"One of the main reasons is the high mortality of adult men," he told Reuters. "Child mortality is higher than in the West but the trend is positive. But adult mortality is rising. And in recent times the level of female mortality has started rising faster than for men."

"If you look at how long a 30-year-old man can be expected to live, there is basically no change since the beginning of the 20th century."

Russian consumption of vodka is legendary and alcohol poisoning killed 39,000 Russians last year. Additionally, it is seen as a key cause of the 39,000 deaths in traffic accidents, the 36,000 murders and the 46,000 suicides.

"You have to ask why people drink so much. Here there are cultural and historical roots, but in general it comes from the unfortunate social situation," said Vishnevsky.

"A major difference (between Russia and the West) is death from external causes -- murder, accidents, and so on. These are healthy people, but often they are drunk and they are not showing care for their own life."

Some officials have suggested payments to young mothers and tighter control on alcohol sales as measures to halt the crisis, but analysts say their response will necessarily be limited by ordinary Russians' opposition to living healthily.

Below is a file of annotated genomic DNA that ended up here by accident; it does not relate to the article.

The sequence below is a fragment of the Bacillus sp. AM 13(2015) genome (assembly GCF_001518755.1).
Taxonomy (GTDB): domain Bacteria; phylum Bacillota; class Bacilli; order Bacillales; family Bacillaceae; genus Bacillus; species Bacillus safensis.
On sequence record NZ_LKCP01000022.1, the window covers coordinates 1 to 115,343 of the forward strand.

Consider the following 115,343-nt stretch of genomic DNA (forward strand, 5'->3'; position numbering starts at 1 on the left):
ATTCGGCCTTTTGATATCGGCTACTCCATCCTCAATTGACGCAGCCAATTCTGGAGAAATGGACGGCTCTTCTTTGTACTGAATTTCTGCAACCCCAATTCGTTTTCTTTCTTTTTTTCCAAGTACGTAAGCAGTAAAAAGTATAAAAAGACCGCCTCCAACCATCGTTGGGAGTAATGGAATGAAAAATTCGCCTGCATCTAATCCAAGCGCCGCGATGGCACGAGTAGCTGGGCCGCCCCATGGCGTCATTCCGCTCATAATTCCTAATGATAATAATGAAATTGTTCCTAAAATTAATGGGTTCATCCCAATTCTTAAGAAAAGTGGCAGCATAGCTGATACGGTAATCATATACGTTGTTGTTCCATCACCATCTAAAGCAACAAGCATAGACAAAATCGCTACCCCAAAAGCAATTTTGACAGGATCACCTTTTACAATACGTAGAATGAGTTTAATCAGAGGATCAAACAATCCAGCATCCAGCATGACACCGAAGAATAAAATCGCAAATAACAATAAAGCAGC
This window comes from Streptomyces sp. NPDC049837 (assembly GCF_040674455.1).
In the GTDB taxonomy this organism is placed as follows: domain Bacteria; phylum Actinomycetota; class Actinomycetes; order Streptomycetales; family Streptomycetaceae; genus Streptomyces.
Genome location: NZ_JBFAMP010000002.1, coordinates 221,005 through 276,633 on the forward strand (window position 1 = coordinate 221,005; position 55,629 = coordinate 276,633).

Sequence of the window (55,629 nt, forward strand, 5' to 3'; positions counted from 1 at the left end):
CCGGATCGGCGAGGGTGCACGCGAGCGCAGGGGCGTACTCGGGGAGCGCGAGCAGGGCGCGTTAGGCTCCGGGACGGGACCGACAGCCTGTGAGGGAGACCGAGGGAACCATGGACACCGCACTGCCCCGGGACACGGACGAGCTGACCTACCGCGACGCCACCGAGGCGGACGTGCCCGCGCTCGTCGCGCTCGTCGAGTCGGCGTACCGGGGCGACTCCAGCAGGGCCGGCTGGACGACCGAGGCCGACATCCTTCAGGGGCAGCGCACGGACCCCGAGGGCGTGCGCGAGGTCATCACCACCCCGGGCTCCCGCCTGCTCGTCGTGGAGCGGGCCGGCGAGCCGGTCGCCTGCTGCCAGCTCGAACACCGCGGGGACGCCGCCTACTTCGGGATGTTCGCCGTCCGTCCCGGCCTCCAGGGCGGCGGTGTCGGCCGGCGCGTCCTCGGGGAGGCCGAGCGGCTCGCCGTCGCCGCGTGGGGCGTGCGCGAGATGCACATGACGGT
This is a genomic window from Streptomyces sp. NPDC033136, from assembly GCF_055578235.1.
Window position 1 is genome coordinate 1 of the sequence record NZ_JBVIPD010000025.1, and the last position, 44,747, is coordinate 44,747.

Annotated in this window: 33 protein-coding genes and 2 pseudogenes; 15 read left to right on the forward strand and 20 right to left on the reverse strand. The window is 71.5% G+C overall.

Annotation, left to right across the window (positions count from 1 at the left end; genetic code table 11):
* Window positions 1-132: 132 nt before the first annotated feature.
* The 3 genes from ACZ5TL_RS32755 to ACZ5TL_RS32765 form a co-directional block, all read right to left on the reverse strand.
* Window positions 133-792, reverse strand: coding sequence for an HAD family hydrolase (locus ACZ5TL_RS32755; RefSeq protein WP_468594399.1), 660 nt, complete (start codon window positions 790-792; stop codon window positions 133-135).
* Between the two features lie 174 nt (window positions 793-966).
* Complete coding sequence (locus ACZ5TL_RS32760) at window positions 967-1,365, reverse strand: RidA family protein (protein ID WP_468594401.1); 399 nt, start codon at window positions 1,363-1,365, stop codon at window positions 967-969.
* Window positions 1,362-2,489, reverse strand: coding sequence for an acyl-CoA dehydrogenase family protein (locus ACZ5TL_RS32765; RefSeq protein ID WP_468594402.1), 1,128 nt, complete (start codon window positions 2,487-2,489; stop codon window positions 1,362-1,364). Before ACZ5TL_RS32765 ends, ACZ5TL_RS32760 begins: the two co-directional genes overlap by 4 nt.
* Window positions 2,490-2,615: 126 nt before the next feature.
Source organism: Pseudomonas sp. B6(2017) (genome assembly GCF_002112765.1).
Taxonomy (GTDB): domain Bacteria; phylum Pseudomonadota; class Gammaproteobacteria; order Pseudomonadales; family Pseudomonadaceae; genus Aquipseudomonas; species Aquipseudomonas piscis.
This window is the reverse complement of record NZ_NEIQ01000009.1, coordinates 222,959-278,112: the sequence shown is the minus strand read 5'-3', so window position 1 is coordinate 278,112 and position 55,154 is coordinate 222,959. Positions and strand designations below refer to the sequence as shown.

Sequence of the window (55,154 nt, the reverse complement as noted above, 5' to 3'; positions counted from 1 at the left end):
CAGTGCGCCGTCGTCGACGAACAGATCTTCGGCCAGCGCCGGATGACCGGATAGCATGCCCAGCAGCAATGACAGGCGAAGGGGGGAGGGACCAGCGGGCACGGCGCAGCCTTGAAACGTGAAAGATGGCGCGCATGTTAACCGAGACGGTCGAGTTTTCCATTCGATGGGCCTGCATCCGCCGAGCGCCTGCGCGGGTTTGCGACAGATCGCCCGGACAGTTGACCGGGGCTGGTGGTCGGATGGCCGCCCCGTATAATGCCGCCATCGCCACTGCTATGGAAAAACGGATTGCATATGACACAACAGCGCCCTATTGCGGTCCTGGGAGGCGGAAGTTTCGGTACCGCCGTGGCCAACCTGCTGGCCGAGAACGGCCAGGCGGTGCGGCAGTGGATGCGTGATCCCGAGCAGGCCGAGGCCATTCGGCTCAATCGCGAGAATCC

"Above all, of course, we need to think of ensuring social and economic stability in the country," said President Vladimir Putin in an address to the nation last month, in which he stressed the need to reduce deaths among working-age adults.

"Drunkenness, drugs, deaths at work, traffic accidents, a health system not being organized the way it should be ... all of this together creates our problems."

CONSCRIPTION AGE

The population collapse must drastically alter military and economic planning, since the rise in deaths has gone together with a fall in births as experienced in the rest of Europe.

The number of Russian men of conscription age will fall by nearly 40 percent to 1.4 million in 20 years.

Forecasters predict Russia's lengthy borders will have fewer than a million young men to defend them by 2050 -- less than half those eligible for conscription now.

The work force will peak in the next few years and then drop by 20 million from the present 85 million by the middle of the century.

Vishnevsky said there was little the government could do about it because of the lack of pressure for healthy living, citing the case of former Soviet President Mikhail Gorbachev, whose attempt to ban alcohol was a major cause of his unpopularity.

"Fighting against drinking and smoking is not happening here as it is in the West. No politician will do this because the people will not support such a campaign," he said.

And in Polukarpovo, the villagers doubted their demoralized and impoverished neighbors had the resources to drag themselves up from the general depression on their own.

"When the men do not work, they begin to drink. And when they drink, they can't work," said Boris Andreyev, 60, as he gloomily watched a kitten playing in the dust of the road.

"That is our younger generation. There it is see, playing with that leaf," he said with a sad smile, before tucking his loaf of bread under his arm and returning to his nine sheep.